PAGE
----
USCAP Honors

Board’s Distinguished Pathologist Award
YearAwardee
2018Stacey E. Mills
2017Christopher D.M. Fletcher
2016Thomas V. Colby
2015Sharon W. Weiss
2014Henry D. Appelman
2013Krishnan Unni
2012Steven G. Silverberg
2011Stephen S. Sternberg
2010Juan Rosai
2009Louis P. Dehner
2008Bernard M. Wagner
2008Nathan Kaufman
2007Peter Burger
2006Harvey Goldman
2005Robert D. Collins
2005J. Bruce Beckwith
2004Kalman Kovacs
2004Daria Haust
2003Richard L. Kempson
2002Robert Heptinstall
2002William Hartmann
2001Leopold Koss
2001Margaret Billingham
2000John H. Yardley
1999David C. Dahlin
1998Robert E. Scully
1997Elson B. Helwig
1996Raffaele Lattes
1995Henry Rappaport
1994Franz Enzinger
1993Wallace H. Clark
1992Emmanuel Farber
1991Stanley L. Robbins
1990Arthur T. Hertig
1989Earl P. Benditt
1988Hans Popper

The Board’s Distinguished Pathologist Award was established by the Board of Directors of USCAP for recognition of distinguished service in the development of the discipline of pathology. This award is presented to an individual who is recognized for making major contributions to pathology over the years.

These candidates are proposed by the Executive Committee and the Awardee is selected by the Board of Directors at the Interim Meeting for presentation at the Annual Meeting.

Most-Recent Awardee

Stacey E. Mills, M.D.

Dr. Stacey Mills (known to many as Chuck) was born in Hampton, VA in 1951 and grew up there during the early days of the space race. His father was an engineer at NASA, Langley during the time depicted in the book and movie, Hidden Figures. Before the space program moved to Houston, sightings of the original seven astronauts were common in grocery stores and around town. Chris Kraft, one of the original manned space flight administrators and head of the Apollo moon landing program, lived just down the street.

His early high school years were characterized by a love of and aptitude for math and the physical sciences. However, during his undergraduate education at the College of William and Mary a mesmerizing freshman biology course (and a low draft number during the Vietnam War) led to a flirtation with a Biology degree and a possible career in medicine, a decision that has most certainly never been regretted. Though he devoured courses in animal and vertebrate biology, he avoided anything botanical, preferring physical chemistry and linear differential equations. As a result, he was the first and quite possibly the last to graduate with a degree in Biology from William and Mary without a botany course as the Chair (a botanist) assured him that this oversight in the degree requirements would immediately be corrected. The second result was a woefully inept ability to identify more than a few flowering plants, primarily daffodils, pansies, roses and sunflowers.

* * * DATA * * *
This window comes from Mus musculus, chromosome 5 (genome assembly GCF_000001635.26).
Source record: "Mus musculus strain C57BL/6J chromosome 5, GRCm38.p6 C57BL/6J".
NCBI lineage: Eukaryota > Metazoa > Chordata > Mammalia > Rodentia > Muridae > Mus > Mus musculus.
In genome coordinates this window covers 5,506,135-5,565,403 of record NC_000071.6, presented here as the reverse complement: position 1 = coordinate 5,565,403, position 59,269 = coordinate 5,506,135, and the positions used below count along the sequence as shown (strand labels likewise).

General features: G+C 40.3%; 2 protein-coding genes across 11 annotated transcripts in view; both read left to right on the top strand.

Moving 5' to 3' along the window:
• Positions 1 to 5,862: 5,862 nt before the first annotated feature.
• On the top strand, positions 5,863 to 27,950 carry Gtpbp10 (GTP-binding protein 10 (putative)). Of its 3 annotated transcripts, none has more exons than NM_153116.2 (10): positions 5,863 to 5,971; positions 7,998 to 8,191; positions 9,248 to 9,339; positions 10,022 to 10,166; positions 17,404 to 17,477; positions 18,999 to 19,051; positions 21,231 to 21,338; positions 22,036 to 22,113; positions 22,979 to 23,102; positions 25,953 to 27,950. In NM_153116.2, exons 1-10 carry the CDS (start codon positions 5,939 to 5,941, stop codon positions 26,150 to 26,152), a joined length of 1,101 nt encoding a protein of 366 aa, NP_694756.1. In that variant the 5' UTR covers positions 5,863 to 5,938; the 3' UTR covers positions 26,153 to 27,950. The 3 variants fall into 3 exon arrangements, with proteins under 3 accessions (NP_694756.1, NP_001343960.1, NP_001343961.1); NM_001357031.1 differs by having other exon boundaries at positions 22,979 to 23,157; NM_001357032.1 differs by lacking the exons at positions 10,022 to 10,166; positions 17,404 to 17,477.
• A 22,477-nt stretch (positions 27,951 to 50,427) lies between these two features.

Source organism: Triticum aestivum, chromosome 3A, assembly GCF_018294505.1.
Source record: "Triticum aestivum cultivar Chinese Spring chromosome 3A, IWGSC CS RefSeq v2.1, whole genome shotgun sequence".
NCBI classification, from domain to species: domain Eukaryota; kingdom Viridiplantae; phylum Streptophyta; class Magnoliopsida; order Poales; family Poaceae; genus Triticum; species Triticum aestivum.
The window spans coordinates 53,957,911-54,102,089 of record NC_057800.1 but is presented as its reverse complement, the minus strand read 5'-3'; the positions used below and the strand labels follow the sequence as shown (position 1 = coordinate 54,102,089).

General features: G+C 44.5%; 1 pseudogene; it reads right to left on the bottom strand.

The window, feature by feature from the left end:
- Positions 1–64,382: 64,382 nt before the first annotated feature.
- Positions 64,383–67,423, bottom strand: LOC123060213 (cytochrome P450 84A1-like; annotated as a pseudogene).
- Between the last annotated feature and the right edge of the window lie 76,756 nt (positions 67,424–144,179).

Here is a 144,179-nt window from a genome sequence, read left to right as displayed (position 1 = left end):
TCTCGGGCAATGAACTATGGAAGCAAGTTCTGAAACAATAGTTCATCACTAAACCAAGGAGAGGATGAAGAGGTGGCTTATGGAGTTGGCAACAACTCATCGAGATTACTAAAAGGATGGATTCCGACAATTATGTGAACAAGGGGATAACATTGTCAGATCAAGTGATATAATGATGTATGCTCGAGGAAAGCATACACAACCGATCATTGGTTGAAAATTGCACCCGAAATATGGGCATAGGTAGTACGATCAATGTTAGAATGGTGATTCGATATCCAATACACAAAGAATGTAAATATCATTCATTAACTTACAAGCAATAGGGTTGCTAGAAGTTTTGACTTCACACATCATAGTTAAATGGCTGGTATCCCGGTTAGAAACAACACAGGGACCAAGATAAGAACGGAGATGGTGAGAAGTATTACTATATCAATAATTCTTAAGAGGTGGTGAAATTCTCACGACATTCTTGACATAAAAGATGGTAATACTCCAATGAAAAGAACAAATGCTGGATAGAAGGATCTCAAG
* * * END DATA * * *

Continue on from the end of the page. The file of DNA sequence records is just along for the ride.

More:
Medical school at the University of Virginia led to an initial inclination to pursue cardiovascular surgery, but a rotation on the service made it clear that the tediously repetitive nature of every case was less than attractive. Pathology came to the rescue in the form of a fascinating course taught by Dr. Ben Sturgill. The appeal of his course was exemplified by the fact that almost 10% of his class went into pathology. Several trips to the frozen section suite following biopsies obtained on his Gyn rotation led to meeting Dr. Shannon Allen and the beginning of a lifelong dedication to surgical pathology.

Graduation from medical school coincided with the hiring of a new pathology Chair at University of Virginia, Dr. Tom Tillack, and Dr. Mills was fortunate to be accepted in the program and have his training there coincide with the rapid growth and prestige of the department, including the hiring of two great mentors, Phil Cooper and Bob Fechner. The ensuing 35 years passed all too rapidly and have included the publication of about 250 jointly authored manuscripts across the broad field of surgical pathology. Although he has areas of particular interest, including head and neck and skeletal pathology, Dr. Mills remains a member of a dying breed, the generalist surgical pathologist. He does admit, however, to currently avoiding a few areas including hematopathology and neuropathology. A sampling of his many contributions to the literature include, among others, multiple publications on olfactory neuroblastoma, the seminal publication on sinonasal undifferentiated carcinoma (SNUC), the recognition that “malignant angioendotheliomatosis” was actually an intravascular lymphoma, and the recognition that “minute pulmonary chemodectomas” were actually meningothelial-like proliferations.

Dr. Mills has authored and edited multiple texts, notably an AFIP fascicle on bone tumors, two fascicles on ENT tumors, and multiple editions of Diagnostic Surgical Pathology and Histology for Pathologists. He has been involved in over 300 scientific presentations, many international. Dr. Mills also serves on the editorial boards of multiple journals, has held numerous educational positions in the ASCP, was on the anatomic test committee of the American Board of Pathology for 16 years, served on USCAP’s Education Committee, moderated the evening USCAP sessions on Surgical Pathology for multiple years, and directed a USCAP Long Course on Head and Neck Pathology.

Dr. Mills’ journal editing history began with a stint as associate editor of the American Journal of Clinical Pathology from 1990 to 1994, followed by becoming the second editor-in-chief of Modern Pathology from 1995 to 2000. In 2000 he assumed the editorship of the American Journal of Surgical Pathology, a position that he still holds. He takes great pride in the recognition of AJSP as the premier journal in surgical pathology and that it is by far the most frequently cited journal at the annual USCAP meetings.

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